07/27/2007 10:21 am ET Updated May 25, 2011

Dying in Vain in Vietnam and Iraq

During Monday night's debate, I was asked if I would stand by my statement that our soldiers in Vietnam died in vain. Here's why our country needs to own up to this fact, especially now that our soldiers are once again dying in vain in Iraq.

Throughout our three decades in Vietnam, we had several opportunities to stop the war. But each time our leaders chose to escalate because they saw Vietnam as a pivotal battle in the war on communism. From Eisenhower to Nixon, the mantra was the same: If we don't fight the communists in Vietnam, the dominos will fall and we'll have to fight them in California. Under that logic, thousands of American deaths were regarded as a small price to pay. This false notion also obfuscated the immorality of dropping more bombs on the people of Vietnam, Cambodia and Laos than were dropped in WWII -- people who were never a threat to our vital interests nor meant us any harm.

The idea that Vietnam was part a worldwide communist conspiracy hid the fact that we were actually caught in the middle of a civil war that we instigated by denying them free elections. By the time Nixon came to power in 1969, it was perfectly clear that after spending billions of dollars and losing 36,000 troops, we still couldn't win. To secure Vietnam, the CIA overthrew the Cambodian government, opening the door to Pol Pot. Nixon then chose to expand the war by bombing and invading neutral Cambodia and Laos -- killing 800,000 innocent civilians.

Nixon began a phased troop withdrawal that was intended to gradually hand over all military operations to the Vietnamese government. This "Vietnamization" strategy took four years and resulted in the deaths of an additional 22,000 Americans. And for what? South Vietnam fell almost immediately, and the only other country that went communist was the one we destabilized -- Cambodia, where Pol Pot killed one-third of his people until the communist Vietnamese government intervened and deposed him in 1978.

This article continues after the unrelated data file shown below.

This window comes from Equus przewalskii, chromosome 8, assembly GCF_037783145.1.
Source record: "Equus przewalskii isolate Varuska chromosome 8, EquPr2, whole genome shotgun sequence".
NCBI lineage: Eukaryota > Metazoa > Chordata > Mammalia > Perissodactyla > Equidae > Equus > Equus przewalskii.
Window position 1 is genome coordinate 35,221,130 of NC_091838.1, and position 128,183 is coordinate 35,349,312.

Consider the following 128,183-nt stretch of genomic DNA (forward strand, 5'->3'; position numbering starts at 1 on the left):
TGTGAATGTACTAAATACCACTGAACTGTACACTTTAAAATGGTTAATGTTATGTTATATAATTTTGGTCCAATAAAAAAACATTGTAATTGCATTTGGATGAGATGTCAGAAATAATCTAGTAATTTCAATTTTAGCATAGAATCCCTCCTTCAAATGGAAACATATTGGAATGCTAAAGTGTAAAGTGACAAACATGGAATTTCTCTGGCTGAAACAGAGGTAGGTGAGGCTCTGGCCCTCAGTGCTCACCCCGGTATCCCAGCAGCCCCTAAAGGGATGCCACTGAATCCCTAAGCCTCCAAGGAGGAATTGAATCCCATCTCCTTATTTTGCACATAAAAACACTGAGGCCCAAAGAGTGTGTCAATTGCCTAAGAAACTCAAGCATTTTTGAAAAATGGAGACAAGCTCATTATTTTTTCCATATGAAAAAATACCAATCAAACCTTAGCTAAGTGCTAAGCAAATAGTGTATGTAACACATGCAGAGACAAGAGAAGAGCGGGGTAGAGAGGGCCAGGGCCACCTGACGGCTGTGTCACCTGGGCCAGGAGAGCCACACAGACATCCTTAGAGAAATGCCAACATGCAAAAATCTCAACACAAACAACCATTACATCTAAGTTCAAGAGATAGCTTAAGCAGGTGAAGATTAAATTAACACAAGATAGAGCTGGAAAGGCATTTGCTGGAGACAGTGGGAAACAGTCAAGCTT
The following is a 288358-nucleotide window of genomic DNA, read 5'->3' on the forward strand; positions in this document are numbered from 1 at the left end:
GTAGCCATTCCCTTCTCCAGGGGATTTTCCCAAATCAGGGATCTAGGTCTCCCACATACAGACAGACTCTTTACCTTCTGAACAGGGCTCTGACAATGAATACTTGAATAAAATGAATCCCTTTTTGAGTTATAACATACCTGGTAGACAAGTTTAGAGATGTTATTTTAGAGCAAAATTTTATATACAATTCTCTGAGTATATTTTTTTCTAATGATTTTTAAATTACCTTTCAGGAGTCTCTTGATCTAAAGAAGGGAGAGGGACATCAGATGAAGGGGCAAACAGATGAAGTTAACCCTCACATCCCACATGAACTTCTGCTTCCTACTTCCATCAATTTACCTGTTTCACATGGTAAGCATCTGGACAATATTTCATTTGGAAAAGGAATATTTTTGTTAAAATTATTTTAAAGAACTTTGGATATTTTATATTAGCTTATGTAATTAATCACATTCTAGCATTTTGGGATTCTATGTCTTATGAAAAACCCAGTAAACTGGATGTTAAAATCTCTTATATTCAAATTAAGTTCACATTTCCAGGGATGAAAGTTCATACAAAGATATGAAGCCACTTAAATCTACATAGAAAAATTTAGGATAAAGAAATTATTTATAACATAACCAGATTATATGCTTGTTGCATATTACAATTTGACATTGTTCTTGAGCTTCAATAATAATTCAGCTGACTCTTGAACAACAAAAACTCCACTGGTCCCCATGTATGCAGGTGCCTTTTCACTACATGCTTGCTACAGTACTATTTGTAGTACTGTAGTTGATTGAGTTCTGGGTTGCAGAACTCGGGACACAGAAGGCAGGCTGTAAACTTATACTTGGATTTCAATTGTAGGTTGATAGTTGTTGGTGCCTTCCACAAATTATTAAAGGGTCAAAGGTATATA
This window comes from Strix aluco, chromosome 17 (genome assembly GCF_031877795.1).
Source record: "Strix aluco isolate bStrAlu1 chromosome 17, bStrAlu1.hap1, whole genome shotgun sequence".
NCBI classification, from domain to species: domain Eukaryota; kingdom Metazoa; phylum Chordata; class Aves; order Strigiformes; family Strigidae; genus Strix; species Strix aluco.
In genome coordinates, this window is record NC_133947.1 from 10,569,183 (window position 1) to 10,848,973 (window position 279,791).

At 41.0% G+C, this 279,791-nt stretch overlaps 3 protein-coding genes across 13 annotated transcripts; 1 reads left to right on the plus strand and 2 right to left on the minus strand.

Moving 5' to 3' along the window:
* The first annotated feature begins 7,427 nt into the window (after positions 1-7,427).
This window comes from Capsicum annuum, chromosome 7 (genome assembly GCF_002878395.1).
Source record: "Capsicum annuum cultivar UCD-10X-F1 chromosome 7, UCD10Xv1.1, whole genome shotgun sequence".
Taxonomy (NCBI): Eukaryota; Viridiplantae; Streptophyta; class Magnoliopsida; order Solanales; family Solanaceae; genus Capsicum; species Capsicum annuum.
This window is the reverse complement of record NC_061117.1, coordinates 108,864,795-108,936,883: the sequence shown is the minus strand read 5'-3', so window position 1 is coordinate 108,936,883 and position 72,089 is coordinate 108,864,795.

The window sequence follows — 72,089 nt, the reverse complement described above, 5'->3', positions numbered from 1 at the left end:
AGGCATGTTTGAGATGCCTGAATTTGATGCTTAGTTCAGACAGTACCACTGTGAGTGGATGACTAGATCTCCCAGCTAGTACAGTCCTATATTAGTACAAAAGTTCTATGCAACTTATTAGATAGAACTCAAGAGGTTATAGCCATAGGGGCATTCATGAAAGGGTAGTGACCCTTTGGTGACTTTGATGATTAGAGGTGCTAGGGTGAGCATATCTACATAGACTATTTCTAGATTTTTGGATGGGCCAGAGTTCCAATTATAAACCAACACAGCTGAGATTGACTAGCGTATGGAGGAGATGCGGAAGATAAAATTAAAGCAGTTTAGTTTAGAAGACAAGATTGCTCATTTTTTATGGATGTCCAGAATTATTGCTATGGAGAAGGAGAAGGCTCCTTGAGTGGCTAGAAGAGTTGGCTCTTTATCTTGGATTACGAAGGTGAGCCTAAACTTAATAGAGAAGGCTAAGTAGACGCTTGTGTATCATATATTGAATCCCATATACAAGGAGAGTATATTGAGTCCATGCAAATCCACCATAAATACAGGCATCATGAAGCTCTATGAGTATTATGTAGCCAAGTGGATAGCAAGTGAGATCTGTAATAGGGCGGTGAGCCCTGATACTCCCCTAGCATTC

After South Vietnam fell, none of the dire predictions of communism spreading across all Asia came true. It's still a communist country, but we now have MFN trade relations with Vietnam; and you can buy a Baskin Robbins ice cream cone in Ho Chi Minh City.

After three decades of needless bloodshed, 58,000 Americans were killed and tens of thousands came home physically maimed and psychologically scarred. Their sacrifices should be honored. But we must also acknowledge that their heroism didn't make the war itself any less futile. Today we do our veterans and our soldiers in the field a great disservice by repeating the same mistakes in Iraq.

George Bush and the chickenhawk neocons argue against withdrawal with the same Vietnam mantra: Let's fight them there so we don't have to fight them here. Some even suggest that we need to expand the war into Iran in order to secure Iraq. Our Democratic leaders, including the four presidential candidates in the Senate, counter Bush's surges with Nixonian calls for a phased withdrawal of only a portion of our troops, leaving tens of thousands of our soldiers in permanent military fortress-bases. Sounds like Vietnam to me.

In a recent pro-Iraq war speech, John McCain mocked a speech I made back in 1971 calling for an immediate withdrawal from Vietnam and predicting that the dominos wouldn't fall. Well I was right then and I believe that if we immediately withdraw from Iraq and seek the help of Iran, Syria and the world community, we can bring an end to the bloodbath that we instigated. McCain and the Warhawks have been discredited -- the real threats now are the so called voices-of-reason who advocate a phased withdrawal. There is nothing reasonable about refusing to immediately stop our solders and the Iraqi people from dying in vain.